[Pros] Despite this, the product seems very intuitive – in navigation, wearing, and its outcome. Simple swipes (up, down, front, back) could be used to toggle the interface, making it easy to learn and manipulate. It’s worn over one’s eyes intuitively like a spectacles, and does not deter actual vision – a plus point. In addition, the function it offers, displaying a map, replying messages hands-free, creates a more ‘human’ experience without the need/feeling for another extended, foreign device.
Nevertheless, the Google Glass does exhibit unlimited potential, and can be used in more specialised fields, for instance telemedicine, teaching, or in conference calls or reporting. The unlimited potential of this Augmented Reality device can be tapped onto, and further adapted to suit our current needs.
levelHead is a spatial memory game by Julian Oliver.
levelHead uses a hand-held solid-plastic cube as its only interface. On-screen, it appears each face of the cube contains a little room, each of which are logically connected by doors.
The visual output is captured via a camera, and later overlaid onto the printed, checked. After which, the entire image (background and computerised overlaid graphics) and then projected onto a different, larger screen.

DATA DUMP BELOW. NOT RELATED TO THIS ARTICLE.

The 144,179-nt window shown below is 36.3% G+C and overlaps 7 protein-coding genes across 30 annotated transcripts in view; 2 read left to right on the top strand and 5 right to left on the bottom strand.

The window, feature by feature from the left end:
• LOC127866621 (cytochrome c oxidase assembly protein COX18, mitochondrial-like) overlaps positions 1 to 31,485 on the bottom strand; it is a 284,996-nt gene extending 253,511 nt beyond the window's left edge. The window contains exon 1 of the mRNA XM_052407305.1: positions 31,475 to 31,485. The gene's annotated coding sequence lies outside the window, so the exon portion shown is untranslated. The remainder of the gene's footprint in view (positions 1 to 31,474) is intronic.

In one of these rooms is a character. By tilting the cube the player directs this character from room to room in an effort to find the exit.
Some doors lead nowhere and will send the character back to the room they started in, a trick designed to challenge the player’s spatial memory. Which doors belong to which rooms?
There are three cubes (levels) in total, each of which are connected by a single door. Players have the goal of moving the character from room to room, cube to cube in an attempt to find the final exit door of all three cubes. If this door is found the character will appear to leave the cube, walk across the table surface and vanish.. The game then begins again.
It is a very interesting idea, that a simple object can be transformed into a device, without the object itself having any technical aspect. Rather, the object, or in this case the device, acts more of a medium on which a screen-based projection is overlaid on. The blend between the physical object and the projection here is seamless, and feels intuitive enough for the user. Personally, it is a very clever and simple idea.